My 15.75 x 30 Jemez Cabin

Started by MountainDon, December 20, 2006, 02:03:09 AM

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glenn kangiser

Dang PEG -- you had a big one.    :o

Actually I flew my plane through the center of that one -- when resting about 6 years ago.  Still had smoke coming out of it. :)
"Always work from the general to the specific." J. Raabe

Glenn's Underground Cabin

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Well, I was living in Bellingham when that volcano blew!  :o :-/

You will know the truth & the truth will set you free


After getting the door wall all framed in I thought I'd try out a couple of different siding materials to see which one Karen liked best. The material on the full side is a nylon reinforced vinyl product. The color is dyed into the material. This product was made in China. The product just around the corner on the door wall is a USA manufactured man made forest fiber product. Stamped right on one flap it states "Proudly manufactured in Chicago by Barney & Crew". It's a more green material than the vinyl so undoubtedly would be preferred by many. It even contains some post consumer recycled material; even greener. The downside is that it does require post installation waterproofing or the material will deteriorate badly.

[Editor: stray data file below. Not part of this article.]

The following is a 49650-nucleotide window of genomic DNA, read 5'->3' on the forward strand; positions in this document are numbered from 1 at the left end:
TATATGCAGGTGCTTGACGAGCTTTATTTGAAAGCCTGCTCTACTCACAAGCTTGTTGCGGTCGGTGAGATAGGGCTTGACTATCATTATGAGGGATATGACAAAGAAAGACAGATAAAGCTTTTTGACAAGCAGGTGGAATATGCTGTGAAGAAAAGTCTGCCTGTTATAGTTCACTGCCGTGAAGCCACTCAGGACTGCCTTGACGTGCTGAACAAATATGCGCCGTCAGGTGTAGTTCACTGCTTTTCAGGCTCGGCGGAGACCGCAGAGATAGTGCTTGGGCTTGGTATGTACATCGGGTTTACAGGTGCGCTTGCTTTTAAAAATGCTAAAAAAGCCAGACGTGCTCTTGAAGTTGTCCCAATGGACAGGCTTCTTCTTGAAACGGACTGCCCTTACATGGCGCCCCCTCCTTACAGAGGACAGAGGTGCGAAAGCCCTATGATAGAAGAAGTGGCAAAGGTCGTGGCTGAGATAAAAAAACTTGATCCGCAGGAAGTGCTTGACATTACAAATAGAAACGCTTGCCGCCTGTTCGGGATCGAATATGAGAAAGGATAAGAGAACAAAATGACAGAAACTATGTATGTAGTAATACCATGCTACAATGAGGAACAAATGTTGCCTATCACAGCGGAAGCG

All right I've been funning ya'll!  We had more of the same rainy weather as the previous week. The day that photo was taken we had 2 hours of steady drizzle with a 10 minute deluge in the first half hour, followed by uncertain weather until dinner time. I had cut the T&G siding to installation lengths.

We had been staining the T&G siding prior to installation (both sides, edges and ends to minimize warpage) when it began thundering and the sky getting darker.

We moved the stained boards inside the gazebo (floor protected with OSB cutoffs). We hung three tarps, there are 2 other tarps on the 2 unseen sides. Having used all the tarps on hand, I grabbed the next best thing, a knocked down cardboard box we carted something in. Of course I used galvanized nails.

The stained boards ended up without any water spotting so it was a worthwhile endeavor.

I made the step from a pine we cut

Here's the step with temporary blocks supporting it

The walls now have the lower T&G siding installed and are now all screened in, the door in place, trim installed.

One of the roof quadrants has the shingles in place (GAF Timberline, slate grey/green)

We still have to stain the rafter ends and the underside of the roof sheathing at the eves. Not sure how the underside of the roof inside the gazebo will done. Stain grey??  The idea is to try to blend into the forest. Thinking of doing mortared stone/rock skirting around the bottom. Not sure yet.
Just because something has been done and has not failed, doesn't mean it is good design.

glenn kangiser

Looks good Don.  You could temporarily dry stack some stone around the base as you collect it and see what you think of it. :-?